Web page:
Skip to main content
U.S. flag

An official website of the United States government

Seeking Mentoring Support in the Age/Time of Covid

Submitted by Amanda Dumsch September 6, 2021

Guest writer: Anne Kirchgessner, LCPC, NCC, Career Counselor 

You may be feeling the need for extra mentoring support during this challenging time of the Covid pandemic. Staggered work schedules could be making you feel like you are never able connect with your PI or colleagues for one-on-one support. Remember that everyone in the world, including your mentors, may be affected by the disruptions that the pandemic continues to bring.  Also, sometimes a mentor may not be able to help you with a specific concern; e.g. a fellow wants help with an industry job search and her mentor has no experience that is related to Industry.

Have a conversation with your PI/Mentor

If you are feeling burnt-out or having difficulty with your workload, try to consider what might help you adjust or modify your work and talk with your PI or mentor about it. Sometimes it can feel intimidating to initiate that conversation, so if you would like to brainstorm what to say to your mentor and you are a trainee at the NIH, feel free to schedule an appointment with a career counselor who can help you sort this out and practice some of your talking points.

Seek out multiple mentors
OITE has long supported the philosophy of identifying multiple mentors. With this approach in mind, consider reaching out to find new ideas and support from other scientists who share your scientific interests. This can be energizing and help you to move ahead.To find NIH PIs you might want to look at the NIH Intramural Research Reports or NIH Scientific Interest Groups (some are more active than others) to learn about new research, find collegial support and possibly identify some additional, informal mentors.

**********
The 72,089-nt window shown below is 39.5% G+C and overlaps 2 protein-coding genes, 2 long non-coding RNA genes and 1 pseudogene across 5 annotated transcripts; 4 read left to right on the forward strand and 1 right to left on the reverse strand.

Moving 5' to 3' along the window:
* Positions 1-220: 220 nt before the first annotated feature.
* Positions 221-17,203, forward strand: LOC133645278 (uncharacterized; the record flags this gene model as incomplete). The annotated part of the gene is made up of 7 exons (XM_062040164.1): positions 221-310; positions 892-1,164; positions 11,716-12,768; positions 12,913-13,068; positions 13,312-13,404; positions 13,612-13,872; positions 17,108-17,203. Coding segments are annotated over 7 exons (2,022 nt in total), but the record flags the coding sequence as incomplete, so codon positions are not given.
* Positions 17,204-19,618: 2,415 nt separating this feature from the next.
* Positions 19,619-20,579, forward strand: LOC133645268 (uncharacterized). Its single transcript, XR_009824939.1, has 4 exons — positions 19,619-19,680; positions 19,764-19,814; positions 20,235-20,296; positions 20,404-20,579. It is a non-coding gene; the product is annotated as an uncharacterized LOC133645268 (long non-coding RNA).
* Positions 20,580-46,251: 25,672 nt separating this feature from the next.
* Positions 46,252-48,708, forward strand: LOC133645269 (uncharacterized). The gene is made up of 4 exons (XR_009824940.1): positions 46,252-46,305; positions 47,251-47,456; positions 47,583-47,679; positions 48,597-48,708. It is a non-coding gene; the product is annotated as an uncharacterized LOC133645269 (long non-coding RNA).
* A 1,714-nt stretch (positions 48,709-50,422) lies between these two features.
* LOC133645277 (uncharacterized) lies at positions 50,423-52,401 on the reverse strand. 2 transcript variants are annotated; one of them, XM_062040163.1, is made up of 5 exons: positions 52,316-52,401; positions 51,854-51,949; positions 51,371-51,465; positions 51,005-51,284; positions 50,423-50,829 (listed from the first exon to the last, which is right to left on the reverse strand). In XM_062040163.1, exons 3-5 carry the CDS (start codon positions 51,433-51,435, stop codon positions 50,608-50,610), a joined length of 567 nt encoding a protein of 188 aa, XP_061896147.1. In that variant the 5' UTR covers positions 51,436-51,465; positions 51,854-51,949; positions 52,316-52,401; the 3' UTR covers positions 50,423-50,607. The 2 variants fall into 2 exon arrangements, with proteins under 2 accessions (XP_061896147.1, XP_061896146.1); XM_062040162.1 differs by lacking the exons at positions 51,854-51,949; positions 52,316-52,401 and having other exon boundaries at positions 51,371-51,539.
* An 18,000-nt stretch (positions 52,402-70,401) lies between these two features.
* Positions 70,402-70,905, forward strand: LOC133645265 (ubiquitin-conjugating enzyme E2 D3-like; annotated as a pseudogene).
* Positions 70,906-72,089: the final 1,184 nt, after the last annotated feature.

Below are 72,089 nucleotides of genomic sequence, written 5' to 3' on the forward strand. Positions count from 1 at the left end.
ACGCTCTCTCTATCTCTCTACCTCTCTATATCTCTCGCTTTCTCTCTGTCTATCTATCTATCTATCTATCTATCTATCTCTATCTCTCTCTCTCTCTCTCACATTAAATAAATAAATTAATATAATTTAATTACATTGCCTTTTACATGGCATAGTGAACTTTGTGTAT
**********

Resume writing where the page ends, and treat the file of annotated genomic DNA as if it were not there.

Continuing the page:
Lastly, remember the OITE is here to help. We offer stress and resiliency resources to support you during these challenging times. You can view workshops on our OITE YouTube channel and you can register for the  OITE listservs at :  so you will get daily updates on upcoming OITE Wellness Events.  


Stress Resilience in the Job Search

Submitted by Amanda Dumsch September 13, 2021

Post written by guest blogger, Janette Norrington, PhD, NIH Trainee

Job searches can be stressful and overwhelming; we wonder how long it will take find a position and whether that position will be the right one for us. While some stress is normal and even beneficial, multiple stressors or chronic stress can cause our bodies to be in a constant state of high alert. High levels of stress can lead to poor concentration and cognitive functioning, irritability, professional burnout, and health problems. Fortunately, stress resilience can counter the negative effects of chronic stressors.

Stress resilience is the ability to effectively cope and manage adversity. Job searches require high levels of stress resilience because finding the right job can be a long and arduous process; resilience helps us bounce back and see the prospect for personal development even when faced with rejection and uncertainty. While everyone copes with stress in different ways, resilience can be learned and developed to help manage stress during job searches and other difficult circumstances. Here are some tips to increase your resilience and move through stress as you continue to navigate your job search and career:

  • Recognize and counter signs of stress

Our bodies send us signals that we are stressed such as difficulty concentrating, headaches, irritability, and nausea. Recognizing our bodies’ stress responses can help us take action to counter the effects of stress. Sticking to a daily routine, going for a walk, journaling, and practicing mindfulness are a few strategies that may counteract stress responses. Identifying and naming our stress responses and negative thought patterns can help us develop more balanced thinking patterns and effective coping mechanisms to encourage us to look for opportunities in present and future stressors.